02. Dick Marx Quintet:  Mickey Mouse Theme (Dodd) 2.37
03. Andre Montero: Take The “A” Train (Strayhorn) 3.47
04. Inez Jones with The Oscar Moore Quintet: Dancing On The Ceiling (Rodgers/Hart) 1:55
05. The Hi-Lo’s with The Frank Comstock Orchestra: Island Of Desire (Meyer/Jones) 2.39
06. The Lighthouse All-Stars: Coop Salutes (Cooper) 5.43
07. Los Gatos Ritmos: Return To Paradise (Tiomkin/Washington) 2.14
08. The Bay Big Band:  Latin Heat (Bolero) (Ravel) 3.22
09. Ernestine Anderson with Dick Marx Quintet Limehouse: Limehouse Blues (Farber/Braham)  4.18
10. Brussels World’s Fair Orchestra:  Laura (Raksin/Mercer 3.50
11. The Bay Big Band: Daybreak (Grafe) 2.25
12. Oscar Moore + Leroy Vinnegar: Angel Eyes (Dennis/Brent) 2.25
13. The John Evans Group:  It Ain’t Necessarily So (Gershwin) 3.46
14, A Visit To A Hindu Monastery 0.37

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Eric Burdon And The Animals – Roadrunners! Rare Live And Studio Recordings (1990)

front-cover1Eric’s at his wild best in these rare recordings-many never heard by even the most ardent Animals collector! Four tracks are British radio broadcasts from ’66, one is from German TV in ’67; the rest are all live, from Monterey in ’67, London in ’67 (including Inside Looking Out ) and Stockholm in ’68 ( San Franciscan Nights; Monterey , and more). And the rarest of the rare: six live cuts from Melbourne, Australia in ’67, including See See Rider and When I Was Young .
This is a mixed bag of live and BBC recordings from both the post-Alan Price edition of the original band, and the later New Animals of “San Franciscan Nights” fame. Sound quality varies, but the obscurity of these tracks more than compensates. The Beeb tracks include one Price number, a faithful rendition of “Heartbreak Hotel.” Other highlights include gritty takes on “Inside Looking Out” and “Maudie” plus a fantastic version of “Jailhouse Rock” that comes within shouting distance of Elvis (honestly!). Barry Jenkins almost steals the show with his knockout drumming, and Zoot Money’s organ washes are utterly scintillating. There’s also a raw set culled from the New Animals’ tour of Australia, highlighted by spirited versions of standards like “Shake Rattle and Roll” and “See See Rider.” The version of “When I Was Young” is also strong and the groovy radio announcer at the end is a trip. Burdon’s Monterey appearance is showcased in a pair of freakout versions of “Ginhouse Blues” and “Hey Gyp”, both of which are way too long and too self-indulgent. This is the weakest part of the album by far. New Animals fans will adore the 1968 tracks from Stockholm which feature the band at its psychedelic apex. As goofy as it sounds on WINDS OF CHANGE, “Yes I’m Experienced” really rocks on stage (especially the killer feedback rave up—and Eric’s rap at the end is hilarious), and the other tracks (“Paint It Black”, “San Franciscan Nights” and “Monterey”) are faithful, though edgier recreations of the group’s studio versions. Vic Briggs always claims the band was much better on stage than in the studio and this set backs him up, mainly because Burdon’s often wearying improvisations are kept to a reasonable minimum. Grab it if you dig Burdon’s post-1966 work (although Glen A. Baker’s liner notes are so fawning they’re worthless).(by an amazon customer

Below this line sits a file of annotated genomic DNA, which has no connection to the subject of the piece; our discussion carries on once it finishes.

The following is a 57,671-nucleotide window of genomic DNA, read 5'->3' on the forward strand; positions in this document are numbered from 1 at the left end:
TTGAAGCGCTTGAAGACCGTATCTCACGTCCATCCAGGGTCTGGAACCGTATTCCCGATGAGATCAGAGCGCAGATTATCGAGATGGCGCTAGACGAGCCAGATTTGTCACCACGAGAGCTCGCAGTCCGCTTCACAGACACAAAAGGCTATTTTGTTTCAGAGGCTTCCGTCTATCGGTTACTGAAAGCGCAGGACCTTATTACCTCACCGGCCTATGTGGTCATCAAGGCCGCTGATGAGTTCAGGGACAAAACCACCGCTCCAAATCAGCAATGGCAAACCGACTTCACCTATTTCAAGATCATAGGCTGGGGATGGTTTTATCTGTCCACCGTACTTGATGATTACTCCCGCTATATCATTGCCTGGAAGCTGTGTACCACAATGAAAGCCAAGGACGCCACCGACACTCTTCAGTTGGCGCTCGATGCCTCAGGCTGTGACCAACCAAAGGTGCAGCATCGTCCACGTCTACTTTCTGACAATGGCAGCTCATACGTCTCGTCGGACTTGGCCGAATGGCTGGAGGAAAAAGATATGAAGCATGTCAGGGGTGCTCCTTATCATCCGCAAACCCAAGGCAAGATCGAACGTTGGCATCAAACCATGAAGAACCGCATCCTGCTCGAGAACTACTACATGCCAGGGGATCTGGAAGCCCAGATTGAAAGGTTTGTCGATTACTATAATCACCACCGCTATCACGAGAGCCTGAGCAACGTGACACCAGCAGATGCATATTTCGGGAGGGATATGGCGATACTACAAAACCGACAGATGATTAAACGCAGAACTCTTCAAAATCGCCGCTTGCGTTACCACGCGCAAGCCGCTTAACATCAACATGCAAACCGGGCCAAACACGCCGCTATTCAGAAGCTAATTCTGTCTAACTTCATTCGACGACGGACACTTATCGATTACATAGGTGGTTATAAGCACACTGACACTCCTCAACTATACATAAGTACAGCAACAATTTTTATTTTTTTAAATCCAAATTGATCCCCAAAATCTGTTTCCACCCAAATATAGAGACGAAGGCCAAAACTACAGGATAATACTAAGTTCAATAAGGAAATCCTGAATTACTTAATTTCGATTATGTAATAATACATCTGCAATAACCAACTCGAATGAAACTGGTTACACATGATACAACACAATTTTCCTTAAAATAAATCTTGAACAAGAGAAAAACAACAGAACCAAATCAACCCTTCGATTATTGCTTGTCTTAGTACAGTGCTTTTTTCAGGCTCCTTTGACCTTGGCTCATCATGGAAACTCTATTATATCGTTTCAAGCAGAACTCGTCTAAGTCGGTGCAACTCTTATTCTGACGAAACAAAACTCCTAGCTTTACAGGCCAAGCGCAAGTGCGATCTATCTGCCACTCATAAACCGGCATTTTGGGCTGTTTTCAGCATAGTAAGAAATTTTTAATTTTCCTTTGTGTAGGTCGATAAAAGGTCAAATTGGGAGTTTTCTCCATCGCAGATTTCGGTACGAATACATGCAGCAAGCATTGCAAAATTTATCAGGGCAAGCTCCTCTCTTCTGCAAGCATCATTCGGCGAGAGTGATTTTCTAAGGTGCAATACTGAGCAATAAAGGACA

booklet01aPersonnel:
Various Animals line-ups

booklet03aTracklist:

Broadcasts:
BBC 1966:

01. Heartbreak Hotel (Axton/Durden) 2.40
02. The Work Song (Adderley/Brown) 2.52
03. Corrina Corrina (Traditional) 2.46
04. Jailhouse Rock (Leiber/Stoller) 2.52

German TV 1967:
05. Roadrunner (McDaniel) 2.53

Concerts:
Monterey 1967:
06. Gin House Blues (Troy/Henderson) 5.51
07. Hey Gyp (Dig The Slowness) (Leitch) 8.24

Festival Hall, Melbourne, 1967:
08. Shake, Rattle & Roll (Calhoun) 4.25
09. When I Was Young (Burdon/Briggs/Weider/Jenkins/McCulloch) 3.15
10. See See Rider (Rainey) 4.02
11. Rock Me Baby (King/Josea) 2.36
12. Tobacco Road (Loudermilk) 5.37
13. So Long (Burdon/Briggs/Weider/Jenkins/McCulloch) 3.46

Live London, 1967:
14. Inside Looking Out (L.Lomax/A.Lomax/Burdon/Chandler) 3.04
15. Maudie (Hooker) 4.15

Live Stockholm, 1968:
16. San Franciscan Nights (Burdon/Briggs/Weider/Jenkins/McCulloch) 4.33
17. Monterey (Burdon/Briggs/Weider/Jenkins/McCulloch) 6.16
18. Paint It Black (Jagger/Richards) 6.28

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Various Artists – Chicago Breakdown (1981)

frontcover1 Chicago Breakdown is a collection of blues recordings made in Chicago in the early 1060´s by Norman Dayron. It was recorded for the most, in the apartments or basements of the artists.

But sometimes the recordings werde made in small clubs on the South Side or the West Side. The feeling of the various sessions was always easy and natural. There was no sense of formality or self-importance. Only the sense of musicians and their friends trying to please each other. As such, these recordings are unusual and very personal.

They are also fine examples of the work of traditional blues artists who lived in Chicago at a time when electric band blues was the predominant sound of the city” (Noram Dayron; taken from the origianl liner notes).

And can not only fine black blues musicians from that time, but also young white blues freaks like Elvin Bishop, Mike Bloomfield and Paul Butterfield ! … Their first recordings I guess.

More about the great Norman Dayron will come very soon ..

bluesbar

A blues bar in Chicago